Isn’t it interesting that we live in a time where identity is a very fluid concept, that many people are talking about identity? Whether it is gender identity, racial identity, nationality identity, all identity is under attack, and people don’t know what they are or who they are. In doubt, many people are changing back and forth: “What am I? Who am I?” Even the understanding of what a Christian is. You know, a Christian is supposed to be someone who’s nonjudgmental and never says that anything is wrong and should always smile and never say anything tough, to be pretty weak and soft and lowly and humble. We’ve been redefined by someone else. I hope that makes sense to you.
Redefinition, how do we understand this? Well, because our name has been changed, most people are not holding to the name of Christ and holding to the God of the Bible or whatever else. Even the identity of our churches, what the purpose of the church is about. Many people are now looking at the church as some place where you go and you’re supposed to enjoy and have good music. That’s okay. I love good music and a good motivational speaking life coach. We don’t even have preachers in the pulpit anymore pulling people from the pit. Yeah, all of these things are challenging. So once we’ve redefined what is a church, what is a Christian, what is a man, what is a woman, what is life, what is the world, you can be manipulated in those ways. We find ourselves there. And this is not a new trick of the enemy, because when you read Daniel 1—Daniel 1 is interesting because it says, “In the days of Jehoiakim these things happened.” Okay? Babylonian captivity. Look at the context. Daniel happened at the same time. They took these Hebrew boys and took them into Babylon and made them eunuchs. Interesting thing is that when you look at Daniel 1:6 we see that their names also were changed, just like their king back at home. These boys are brought because they’re intelligent, they have promise. They said, “Bring the smart kids so that we can use them in our educational system.” They were using that educational system to reshape and reform the minds of the intelligent children so they could become good Chaldeans, good Babylonians. “So they can do what we need them to do.” And it says in Daniel 1:6. It says these young children—Daniel, Hananiah, Azariah, Mishael, these were their names—they changed their names to Belteshazzar, Shadrach, Meshach, and Abednego. Their names were changed. And the same dynamic was there. They changed their names because the enemy wants to change the identity of the leaders.
Listen, you’re a leader; you’re not a boss. You’re a leader; you’re not a prime minister. You’re a leader; you’re God’s leader. You’re there in stewardship of God’s people whether they’re born again or not, whether they look like you or not. You’re God’s leader; don’t let anyone redefine what and who you are. Because if he does, the enemy will manipulate that. You will be controlled. Jehoiakim’s name was changed because he was a colonial emissary of the oppressive nation who had taken power over their country. Daniel, Hananiah, Azariah, and Mishael, commonly known as Shadrach, Meshach, and Abednego, even though their names were changed, they never forgot who they really were. Even though their names were changed, they always remembered who they were; and so they never bowed to the music of the oppressor. They never ate the food of the oppressor, because they recognized who they are. God needs leaders who remember who we are in these days. Wow.
36. Leaders who reject God’s words and warning can reach a point of no return.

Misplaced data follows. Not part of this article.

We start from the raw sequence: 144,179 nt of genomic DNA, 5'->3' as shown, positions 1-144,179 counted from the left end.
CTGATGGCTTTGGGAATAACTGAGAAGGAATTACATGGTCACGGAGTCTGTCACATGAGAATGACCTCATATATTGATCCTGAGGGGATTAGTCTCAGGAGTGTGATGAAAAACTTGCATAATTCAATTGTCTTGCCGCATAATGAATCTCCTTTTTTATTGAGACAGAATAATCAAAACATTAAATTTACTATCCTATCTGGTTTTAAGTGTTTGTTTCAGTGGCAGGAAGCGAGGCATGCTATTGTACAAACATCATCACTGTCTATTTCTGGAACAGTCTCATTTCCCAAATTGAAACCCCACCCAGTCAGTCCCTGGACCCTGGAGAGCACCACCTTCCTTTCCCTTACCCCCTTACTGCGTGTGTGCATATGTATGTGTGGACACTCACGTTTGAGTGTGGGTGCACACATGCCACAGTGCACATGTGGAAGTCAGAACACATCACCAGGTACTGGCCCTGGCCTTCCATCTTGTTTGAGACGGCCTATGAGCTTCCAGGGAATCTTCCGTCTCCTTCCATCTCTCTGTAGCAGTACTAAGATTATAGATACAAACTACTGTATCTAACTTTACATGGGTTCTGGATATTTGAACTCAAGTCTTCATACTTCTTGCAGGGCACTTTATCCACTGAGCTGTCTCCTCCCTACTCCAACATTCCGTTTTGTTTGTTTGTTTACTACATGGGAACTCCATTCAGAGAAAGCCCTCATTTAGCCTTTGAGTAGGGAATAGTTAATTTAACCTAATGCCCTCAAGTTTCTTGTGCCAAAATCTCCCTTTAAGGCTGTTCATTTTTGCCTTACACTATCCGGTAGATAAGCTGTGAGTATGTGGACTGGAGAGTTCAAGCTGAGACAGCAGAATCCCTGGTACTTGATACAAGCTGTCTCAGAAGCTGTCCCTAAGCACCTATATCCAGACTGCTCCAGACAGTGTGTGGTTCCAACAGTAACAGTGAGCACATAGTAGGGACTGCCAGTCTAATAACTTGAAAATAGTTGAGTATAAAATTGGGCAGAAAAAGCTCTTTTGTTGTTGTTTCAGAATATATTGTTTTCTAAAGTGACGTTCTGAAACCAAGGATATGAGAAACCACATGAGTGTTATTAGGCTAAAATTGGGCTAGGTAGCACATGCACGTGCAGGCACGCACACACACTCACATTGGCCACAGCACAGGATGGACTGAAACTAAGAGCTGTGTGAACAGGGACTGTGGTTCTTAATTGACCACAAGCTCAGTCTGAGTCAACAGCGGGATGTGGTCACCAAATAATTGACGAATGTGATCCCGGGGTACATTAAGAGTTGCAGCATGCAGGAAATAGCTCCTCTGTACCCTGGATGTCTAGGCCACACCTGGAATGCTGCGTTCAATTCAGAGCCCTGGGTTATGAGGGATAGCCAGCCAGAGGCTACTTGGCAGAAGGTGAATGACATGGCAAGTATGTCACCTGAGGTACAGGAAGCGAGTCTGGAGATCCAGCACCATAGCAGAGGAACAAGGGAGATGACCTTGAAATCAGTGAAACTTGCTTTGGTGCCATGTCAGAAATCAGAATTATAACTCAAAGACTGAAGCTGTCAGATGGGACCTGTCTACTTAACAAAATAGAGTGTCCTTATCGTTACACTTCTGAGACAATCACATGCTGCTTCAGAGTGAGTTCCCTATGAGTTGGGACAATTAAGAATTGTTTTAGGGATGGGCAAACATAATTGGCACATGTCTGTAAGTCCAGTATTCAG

And then finally for this session, we’re going to move from Jehoiakim—whose name was changed, and his identity was changed, whose destiny was changed—to King Zedekiah, his brother, who later becomes king. This is the final king of Judah. And there are some lessons that we can learn from him as we come to the close of this session. But the one lesson that we’ll learn from him in this session is that leaders who reject God’s Word and His warnings can reach a point of no return. Leaders who reject God’s words and warning can reach a point of no return. Second Chronicles 36:15–16 demonstrates this. Zedekiah and the nation, Judah, now mocked the evangelist that came door to door. Jeremiah was the evangelist. Jeremiah was coming, preaching and sharing with the men and women of God, saying, “You’ve got to repent. Things are not right. We’ve got to pray. We’ve got to turn right or we’re going to be in trouble. These Babylonians are at the door. They’re trying to change us. They’re trying to destroy us.” But Zedekiah and the other people laughed at him. They closed doors. They even imprisoned him. True leaders do not reject God’s words and warnings in spite of their method. Maybe they didn’t like Jeremiah. Jeremiah spoke in different kinds of ways and approached them in different ways. But this leader rejected the Word of God, and it took him to a point of no return. He was listening to people who made him happy. They said, “Oh, there’s no problems. Things are going to be okay. Things are going to be wonderful.” But if you read the book of Jeremiah, God commissioned Jeremiah as a young man. And he was a prophet for forty-eight years to Judah, to the nation of Judah, warning them that, “If you do not stand for God, it may not happen today, but there will come a day when you will wish that you could follow the God of the Bible, and you will not be able to come back.”
I believe this is the message to our nations today, that the word of holiness and living for God and following God first more than anything, putting God first in our families, bonding together, if we don’t, we can come to a point of no return. Many people are walking dead. I’m not talking about some zombie movie from some inoculation or from some disease. Many people are walking dead. They have rejected God so much they’ve passed that point where they’re literally headed to imminent destruction. This is what happened to Zedekiah. After rejecting God, Zedekiah was left alone to fend against his enemies. He did not have God on his side. He did not have God fighting for him. And when his enemies came they surrounded him, and they killed his sons before his eyes. Then they gouged his eyes out. The last thing that he saw was the killing of his family. He had made fun of the prophets, allowed Jeremiah to be ill-treated, had put Jeremiah in wells and holes in the ground, had flip-flopped and did all kinds of things. He was the king of imprisonment. And now his fall from righteousness was very tragic. He finds himself blinded just like Samson did; he was blinded and grinding and bound. The exact same thing happens to Zedekiah.